Cancer patients with rare deadly brain infection treated successfully with off-the-shelf adoptive T-cell therapy

October 10, 2018

An emerging treatment known as adoptive T-cell therapy has proven effective in a Phase II clinical trial for treating progressive multifocal leukoencephalopathy (PML), a rare and often fatal brain infection sometimes observed in patients with cancer and other diseases in which the immune system is compromised.

The study, led by Katy Rezvani, M.D., Ph.D., professor, Department of Stem Cell Transplantation and Cellular Therapy at The University of Texas MD Anderson Cancer Center, showed marked improvement in three PML patients infused with donor T cells targeting the BK virus. Findings were published in the Oct. 11 online issue of the New England Journal of Medicine.

Results from the proof-of-principle study demonstrated BK, a virus similar to the JC virus which causes PML, as the basis for a potentially viable therapy. Both viruses are named for the initials of the patients in which they were first identified.

"The JC and BK viruses are genetically similar and share proteins that can be targeted by the immune system," said Rezvani. "Because of these similarities, we hypothesized that T cells developed against BK virus may also be effective against JC virus infection."

Rezvani's team developed a novel approach for the generation of BKV-specific T cells from healthy donors and established a bank of viral-specific T cells in MD Anderson's Good Manufacturing Practice (GMP) laboratory for immediate clinical use. The study treated three patients with third-party, partially human leukocyte antigen-matched (HLA) BK virus-specific T cells, taken from the GMP. HLAs are proteins found on the cell's surface vital to immune system recognition.

PML in patients with leukemia, lymphoma and other diseases

PML is a member of the polyomavirus family and is caused by the JC virus, which, although commonly found in the general population, can be deadly or cause serious health issues in some blood cancer patients, including those with leukemia and lymphoma, people with AIDS, and patients with multiple sclerosis, rheumatoid arthritis, lupus and other autoimmune diseases treated with biologic therapies.

PML attacks white matter in the brain called the myelin sheath, which protects nerve cells. There is no current effective treatment for PML, which is fatal in the majority of patients. Symptoms can include clumsiness or loss of coordination, difficulty walking, facial drooping, vision loss, personality changes, trouble speaking and weak muscles.

Clinical trial treatment included patients with acute myeloid leukemia (AML)

PML patients infused with BK-specific virus T cells included: Following the first infusion, all three patients had a reduction in JC viral load in their cerebrospinal fluid (CSF). Viral loads dropped from 700 to 78 copies in the first patient, 230,000 to 5,200 in the second, and 4,300 to 1,300 in the third patient.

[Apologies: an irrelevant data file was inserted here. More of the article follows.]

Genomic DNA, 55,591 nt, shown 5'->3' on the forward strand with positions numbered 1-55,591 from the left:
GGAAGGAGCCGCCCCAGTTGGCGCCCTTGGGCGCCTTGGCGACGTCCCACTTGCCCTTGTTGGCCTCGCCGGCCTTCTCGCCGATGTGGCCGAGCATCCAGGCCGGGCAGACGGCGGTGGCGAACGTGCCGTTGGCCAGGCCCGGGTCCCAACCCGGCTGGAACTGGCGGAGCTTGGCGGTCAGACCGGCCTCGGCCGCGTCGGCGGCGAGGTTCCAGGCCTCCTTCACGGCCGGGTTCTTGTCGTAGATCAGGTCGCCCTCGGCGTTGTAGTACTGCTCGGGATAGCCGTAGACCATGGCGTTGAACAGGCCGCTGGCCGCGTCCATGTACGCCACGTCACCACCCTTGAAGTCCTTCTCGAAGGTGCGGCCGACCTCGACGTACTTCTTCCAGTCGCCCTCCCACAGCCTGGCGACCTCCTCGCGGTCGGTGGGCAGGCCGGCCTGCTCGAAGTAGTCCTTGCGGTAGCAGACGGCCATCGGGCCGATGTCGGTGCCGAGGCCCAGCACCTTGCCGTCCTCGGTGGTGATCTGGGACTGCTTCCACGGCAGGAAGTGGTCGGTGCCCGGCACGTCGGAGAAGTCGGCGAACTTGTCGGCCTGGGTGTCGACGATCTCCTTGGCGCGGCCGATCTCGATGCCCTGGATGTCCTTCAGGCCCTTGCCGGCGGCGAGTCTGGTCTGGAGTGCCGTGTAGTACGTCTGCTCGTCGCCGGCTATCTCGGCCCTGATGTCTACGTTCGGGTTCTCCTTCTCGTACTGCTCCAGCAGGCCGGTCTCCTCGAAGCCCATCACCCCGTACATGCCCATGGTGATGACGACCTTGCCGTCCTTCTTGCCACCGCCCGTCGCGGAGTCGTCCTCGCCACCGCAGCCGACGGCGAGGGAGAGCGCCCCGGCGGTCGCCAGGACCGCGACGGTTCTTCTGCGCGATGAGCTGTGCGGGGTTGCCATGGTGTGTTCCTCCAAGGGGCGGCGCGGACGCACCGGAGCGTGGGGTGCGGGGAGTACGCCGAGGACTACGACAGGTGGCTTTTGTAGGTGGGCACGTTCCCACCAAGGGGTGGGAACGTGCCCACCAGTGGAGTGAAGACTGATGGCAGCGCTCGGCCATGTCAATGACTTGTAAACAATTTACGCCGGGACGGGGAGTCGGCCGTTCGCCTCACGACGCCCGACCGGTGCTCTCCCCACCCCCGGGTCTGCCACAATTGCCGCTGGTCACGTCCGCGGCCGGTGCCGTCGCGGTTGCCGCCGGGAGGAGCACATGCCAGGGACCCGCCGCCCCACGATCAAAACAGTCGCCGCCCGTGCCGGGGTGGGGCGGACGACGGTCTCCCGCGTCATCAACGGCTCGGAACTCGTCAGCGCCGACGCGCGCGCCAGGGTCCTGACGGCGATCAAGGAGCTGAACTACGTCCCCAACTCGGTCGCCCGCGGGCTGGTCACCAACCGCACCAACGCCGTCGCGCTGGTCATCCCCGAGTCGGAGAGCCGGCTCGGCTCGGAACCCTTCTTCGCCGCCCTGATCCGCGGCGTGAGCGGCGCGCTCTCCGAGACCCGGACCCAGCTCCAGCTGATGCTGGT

"After infusion of viral-specific T cells, patients 1 and 3 had clinical improvement with significant reduction in JC virus in their cerebrospinal fluid," said Rezvani. "Both patients responded despite persistent T-cell immunodeficiency, supporting the concept that the response was mediated by the adoptively infused viral-specific T cells, and there were no infusion-related reactions."

Patient 1 received two additional infusions, which resulted in clearance of the virus in the CSF and no signs of PML 27 months after the first infusion. Patient 2 received a second infusion that further reduced JC viral load, but no further improvement was seen. The patient died eight months following the first infusion. Patient 3 received additional infusions resulting in complete clearance of the JC virus. The patient has regained mobility, and nine months after the first infusion, he is able to walk with a cane.

"We are encouraged that off-the-shelf, third-party partially HLA-matched BK viral-specific T cells may provide a therapy for PML," said Rezvani. "Further study in a larger group of patients is required to determine the success rate, durability and longer-term adverse events with this treatment."
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The study was supported with funding from the Myelodysplastic Syndromes and Acute Myeloid Leukemia Moon Shot™, part of MD Anderson's Moon Shots Program™, a collaborative effort to accelerate the development of scientific discoveries into clinical advances that save patients' lives. The research also was supported by the National Institutes of Health (CA016672).

Other MD Anderson study team members include: Muharrem Muftuoglu, M.D., Amanda Olson, M.D., David Marin, M.D., Indreshpal Kaur, Ph.D., Li Li, M.D., Richard Champlin, M.D. and Elizabeth Shpall, M.D., all of the Department of Stem Cell Transplantation and Cellular Therapy; Victor Mulanovich, M.D., of the Department of Infectious Diseases; Sudhakar Tummala, M.D., of the Department of Neuro-Oncology; Linda Chi, M.D., of the Department of Diagnostic Radiology; and Alessandra Ferrajoli, M.D., of the Department of Leukemia.

University of Texas M. D. Anderson Cancer Center

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